Even after arriving back home, I couldn’t stop worrying about how much damage the storm could be causing. Every time we talked about the problems New Orleans was facing, the city’s past with hurricanes and flooding always seemed to have a major effect, whether it was on public transportation, housing, homelessness, or people’s overall safety and welfare. I was unsettled by the fact that while I was able to leave and avoid any problems with the storm, there were many people in the city that would have to face them. After seeing the region’s battle against the elements with my own eyes, I kept wondering why there are always people willing to stay despite the flooding and the rain and the heat. But as I remember all of the things about the city that I miss, I have a better understanding why. I have never been to a place like New Orleans before. The culture is so strong and distinct that it feels like you’ve entered into an entirely different country. Pretty much every person that I’ve talked to was eager to share what they love the most about the city, from their favorite dish at a local restaurant to the best parade or festival of the year. There is no doubt in my mind that regardless of NOLA’s problems with natural disasters, poverty, health, or anything else, there will always be people willing to come back to help solve them.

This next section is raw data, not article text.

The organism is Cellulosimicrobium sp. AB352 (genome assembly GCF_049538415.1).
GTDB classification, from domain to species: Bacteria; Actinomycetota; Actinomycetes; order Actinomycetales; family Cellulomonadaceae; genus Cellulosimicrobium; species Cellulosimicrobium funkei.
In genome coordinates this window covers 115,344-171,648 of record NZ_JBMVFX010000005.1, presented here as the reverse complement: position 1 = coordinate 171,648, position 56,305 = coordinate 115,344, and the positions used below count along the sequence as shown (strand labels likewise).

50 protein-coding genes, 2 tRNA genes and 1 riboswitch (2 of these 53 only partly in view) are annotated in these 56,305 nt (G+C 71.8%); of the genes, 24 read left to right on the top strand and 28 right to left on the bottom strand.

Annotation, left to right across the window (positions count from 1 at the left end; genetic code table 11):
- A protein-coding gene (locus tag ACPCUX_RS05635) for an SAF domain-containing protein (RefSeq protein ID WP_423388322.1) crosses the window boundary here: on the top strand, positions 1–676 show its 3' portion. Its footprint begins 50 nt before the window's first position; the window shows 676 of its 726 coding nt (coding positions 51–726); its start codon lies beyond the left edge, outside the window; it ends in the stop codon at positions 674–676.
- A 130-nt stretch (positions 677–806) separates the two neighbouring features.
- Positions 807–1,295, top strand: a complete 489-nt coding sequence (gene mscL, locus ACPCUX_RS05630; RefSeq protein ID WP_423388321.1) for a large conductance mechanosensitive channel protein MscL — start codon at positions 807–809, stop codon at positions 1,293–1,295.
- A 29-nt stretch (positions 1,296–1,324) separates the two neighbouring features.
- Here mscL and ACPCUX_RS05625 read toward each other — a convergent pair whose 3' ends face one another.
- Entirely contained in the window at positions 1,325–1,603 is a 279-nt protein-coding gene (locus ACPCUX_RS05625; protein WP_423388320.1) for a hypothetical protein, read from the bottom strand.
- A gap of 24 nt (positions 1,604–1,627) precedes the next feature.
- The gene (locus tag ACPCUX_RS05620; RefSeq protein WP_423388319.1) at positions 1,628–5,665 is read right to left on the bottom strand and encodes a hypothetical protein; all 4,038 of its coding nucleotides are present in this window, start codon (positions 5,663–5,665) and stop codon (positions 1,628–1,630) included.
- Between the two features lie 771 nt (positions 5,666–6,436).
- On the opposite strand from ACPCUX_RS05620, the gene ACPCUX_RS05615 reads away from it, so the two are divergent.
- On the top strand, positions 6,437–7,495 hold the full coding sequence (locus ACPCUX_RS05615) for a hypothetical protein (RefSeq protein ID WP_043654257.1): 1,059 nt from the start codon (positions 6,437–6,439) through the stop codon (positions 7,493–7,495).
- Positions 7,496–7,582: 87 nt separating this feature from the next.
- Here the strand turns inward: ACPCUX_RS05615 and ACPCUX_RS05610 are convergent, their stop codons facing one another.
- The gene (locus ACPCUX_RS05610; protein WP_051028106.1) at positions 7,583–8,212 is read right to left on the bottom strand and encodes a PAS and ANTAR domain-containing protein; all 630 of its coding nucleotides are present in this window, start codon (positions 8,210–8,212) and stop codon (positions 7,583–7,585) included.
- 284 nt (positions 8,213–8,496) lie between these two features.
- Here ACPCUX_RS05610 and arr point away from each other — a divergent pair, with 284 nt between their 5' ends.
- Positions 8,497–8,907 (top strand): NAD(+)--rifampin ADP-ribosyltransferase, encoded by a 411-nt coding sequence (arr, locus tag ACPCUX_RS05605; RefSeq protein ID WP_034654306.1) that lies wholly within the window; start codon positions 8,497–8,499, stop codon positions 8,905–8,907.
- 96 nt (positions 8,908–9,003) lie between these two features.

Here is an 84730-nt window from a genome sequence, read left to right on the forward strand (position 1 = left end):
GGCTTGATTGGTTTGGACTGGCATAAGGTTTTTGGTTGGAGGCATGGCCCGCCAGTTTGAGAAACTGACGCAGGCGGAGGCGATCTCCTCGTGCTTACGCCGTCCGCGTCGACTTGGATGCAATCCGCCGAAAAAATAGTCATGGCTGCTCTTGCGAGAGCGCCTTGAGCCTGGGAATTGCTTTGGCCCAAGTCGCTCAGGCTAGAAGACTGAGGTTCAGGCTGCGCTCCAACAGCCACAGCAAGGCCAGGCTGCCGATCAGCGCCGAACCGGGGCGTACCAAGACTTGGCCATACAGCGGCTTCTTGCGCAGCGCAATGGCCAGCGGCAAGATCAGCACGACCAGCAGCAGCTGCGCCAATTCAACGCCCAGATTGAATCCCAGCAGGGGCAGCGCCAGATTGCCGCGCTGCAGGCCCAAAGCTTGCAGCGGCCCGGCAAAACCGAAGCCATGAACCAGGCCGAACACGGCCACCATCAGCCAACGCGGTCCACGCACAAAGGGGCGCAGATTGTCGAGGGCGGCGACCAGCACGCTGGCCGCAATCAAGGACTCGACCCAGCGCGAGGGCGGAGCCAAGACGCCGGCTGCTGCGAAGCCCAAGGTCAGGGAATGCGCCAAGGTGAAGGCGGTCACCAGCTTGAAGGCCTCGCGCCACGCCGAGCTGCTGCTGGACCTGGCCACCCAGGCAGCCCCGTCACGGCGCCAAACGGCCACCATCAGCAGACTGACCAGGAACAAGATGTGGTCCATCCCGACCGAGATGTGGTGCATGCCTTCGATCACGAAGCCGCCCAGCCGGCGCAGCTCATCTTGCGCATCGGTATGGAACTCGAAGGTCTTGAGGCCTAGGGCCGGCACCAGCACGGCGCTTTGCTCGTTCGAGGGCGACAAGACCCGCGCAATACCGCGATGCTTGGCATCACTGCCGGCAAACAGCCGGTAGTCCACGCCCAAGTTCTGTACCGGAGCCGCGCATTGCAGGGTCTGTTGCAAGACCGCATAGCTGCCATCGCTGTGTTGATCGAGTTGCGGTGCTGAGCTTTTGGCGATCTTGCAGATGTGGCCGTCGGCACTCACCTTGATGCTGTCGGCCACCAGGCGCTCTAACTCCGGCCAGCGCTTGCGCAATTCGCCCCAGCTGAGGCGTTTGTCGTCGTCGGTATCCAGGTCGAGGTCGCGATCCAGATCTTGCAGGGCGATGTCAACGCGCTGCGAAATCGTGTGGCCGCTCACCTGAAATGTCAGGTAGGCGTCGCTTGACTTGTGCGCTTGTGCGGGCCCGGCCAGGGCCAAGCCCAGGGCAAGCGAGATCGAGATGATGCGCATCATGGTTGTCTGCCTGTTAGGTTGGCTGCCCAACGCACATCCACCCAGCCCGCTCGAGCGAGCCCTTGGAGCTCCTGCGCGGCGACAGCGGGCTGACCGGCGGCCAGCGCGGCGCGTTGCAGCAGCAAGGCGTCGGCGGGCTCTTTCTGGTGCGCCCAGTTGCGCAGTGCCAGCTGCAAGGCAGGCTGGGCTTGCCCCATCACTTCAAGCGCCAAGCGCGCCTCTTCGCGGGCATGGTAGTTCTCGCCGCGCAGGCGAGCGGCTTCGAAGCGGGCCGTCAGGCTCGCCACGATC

Thank you to Ashley and Yanexy for being wonderful mentors and guides. You two have taught me so much about this city and have made my experience there incredibly enjoyable. Thank you to you both as well as to the people at Duke and Loyola for working so hard to keep us safe and organized in our last two days in New Orleans and for making sure we all got home. I’m sure it must have been an unbelievably hectic challenge, and although I’m disappointed that we didn’t get to finish the last two weeks of our program, I understand why the decision was made and I’m extremely grateful for everything that was done to prioritize our wellbeing.